The U.S. Securities and Exchange Commission (SEC) announced that it will permit all companies to submit their pre-initial public offering (IPO) filings for regulatory review without also making them public in an effort to encourage more companies to go public.
This process was introduced for certain emerging companies under the JOBS Act, but the SEC is now going to extend it to all firms that are contemplating an IPO.
The SEC says that the provision provides companies with more flexibility to plan an IPO. It can also reduce exposure to market fluctuations that can affect the offering process adversely.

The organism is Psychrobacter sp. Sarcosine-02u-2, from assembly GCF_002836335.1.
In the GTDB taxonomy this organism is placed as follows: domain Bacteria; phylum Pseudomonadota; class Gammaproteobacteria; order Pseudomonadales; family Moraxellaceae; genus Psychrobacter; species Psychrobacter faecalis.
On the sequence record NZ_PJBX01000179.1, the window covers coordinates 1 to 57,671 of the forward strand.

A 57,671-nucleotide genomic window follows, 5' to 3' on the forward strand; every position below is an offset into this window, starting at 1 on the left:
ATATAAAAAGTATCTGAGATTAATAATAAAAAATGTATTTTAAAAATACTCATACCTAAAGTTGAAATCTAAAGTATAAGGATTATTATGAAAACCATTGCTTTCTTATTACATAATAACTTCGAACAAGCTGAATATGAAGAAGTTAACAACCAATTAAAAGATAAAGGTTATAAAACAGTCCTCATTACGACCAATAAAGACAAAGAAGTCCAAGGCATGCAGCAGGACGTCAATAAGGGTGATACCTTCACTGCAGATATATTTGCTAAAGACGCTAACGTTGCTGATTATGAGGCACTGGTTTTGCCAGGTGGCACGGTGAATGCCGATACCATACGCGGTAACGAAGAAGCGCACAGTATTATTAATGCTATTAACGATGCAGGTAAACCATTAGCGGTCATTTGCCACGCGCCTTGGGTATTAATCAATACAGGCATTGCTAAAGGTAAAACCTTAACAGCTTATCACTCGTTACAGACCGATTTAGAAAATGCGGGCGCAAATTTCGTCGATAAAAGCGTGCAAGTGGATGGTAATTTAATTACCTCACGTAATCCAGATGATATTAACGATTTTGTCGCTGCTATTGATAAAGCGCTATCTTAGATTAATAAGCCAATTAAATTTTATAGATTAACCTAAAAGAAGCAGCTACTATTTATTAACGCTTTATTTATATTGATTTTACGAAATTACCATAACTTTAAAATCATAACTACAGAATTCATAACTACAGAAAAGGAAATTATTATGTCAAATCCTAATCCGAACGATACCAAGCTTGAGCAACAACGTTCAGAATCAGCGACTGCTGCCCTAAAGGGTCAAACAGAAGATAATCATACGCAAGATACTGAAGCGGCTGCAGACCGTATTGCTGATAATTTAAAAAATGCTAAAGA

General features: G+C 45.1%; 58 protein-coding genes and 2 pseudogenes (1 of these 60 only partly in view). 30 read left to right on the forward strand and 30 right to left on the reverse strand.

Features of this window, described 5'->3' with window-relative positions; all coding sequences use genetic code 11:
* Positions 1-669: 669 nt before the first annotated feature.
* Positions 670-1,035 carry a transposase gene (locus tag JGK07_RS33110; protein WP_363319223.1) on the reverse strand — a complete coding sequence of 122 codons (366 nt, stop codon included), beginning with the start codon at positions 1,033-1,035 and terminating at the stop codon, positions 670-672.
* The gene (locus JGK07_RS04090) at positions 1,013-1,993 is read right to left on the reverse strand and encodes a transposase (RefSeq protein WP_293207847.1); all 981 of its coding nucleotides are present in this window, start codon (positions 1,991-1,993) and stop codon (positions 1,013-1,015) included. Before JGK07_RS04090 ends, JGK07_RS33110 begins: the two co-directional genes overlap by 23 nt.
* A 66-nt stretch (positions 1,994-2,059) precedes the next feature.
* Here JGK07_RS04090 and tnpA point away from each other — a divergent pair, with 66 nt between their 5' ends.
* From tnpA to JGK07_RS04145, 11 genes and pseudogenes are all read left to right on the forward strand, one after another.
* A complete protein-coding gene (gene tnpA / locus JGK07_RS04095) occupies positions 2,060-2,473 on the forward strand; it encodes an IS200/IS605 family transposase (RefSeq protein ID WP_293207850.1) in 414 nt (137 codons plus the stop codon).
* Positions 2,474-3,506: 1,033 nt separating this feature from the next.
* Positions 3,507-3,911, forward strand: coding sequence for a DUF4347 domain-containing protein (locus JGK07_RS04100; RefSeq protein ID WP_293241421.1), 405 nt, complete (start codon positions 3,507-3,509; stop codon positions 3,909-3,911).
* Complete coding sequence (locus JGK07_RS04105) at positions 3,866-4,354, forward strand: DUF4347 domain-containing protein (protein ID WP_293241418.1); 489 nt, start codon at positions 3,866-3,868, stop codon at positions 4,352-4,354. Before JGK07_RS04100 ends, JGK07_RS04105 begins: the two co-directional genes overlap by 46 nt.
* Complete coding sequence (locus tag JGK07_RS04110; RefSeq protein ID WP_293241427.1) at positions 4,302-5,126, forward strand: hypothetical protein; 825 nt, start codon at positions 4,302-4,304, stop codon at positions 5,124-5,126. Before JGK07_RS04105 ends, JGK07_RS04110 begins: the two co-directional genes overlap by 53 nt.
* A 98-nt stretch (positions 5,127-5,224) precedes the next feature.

The new approach will take effect July 10. The SEC says that it will be available for IPOs and for most offerings made in the first year after a company has entered the public reporting system.
“This process makes it easier for more companies to enter and participate in our public company disclosure-based system,” says Bill Hinman, director of the SEC’s corporate finance division, in a statement. “This is an important step in our efforts to foster capital formation, provide investment opportunities and protect investors.”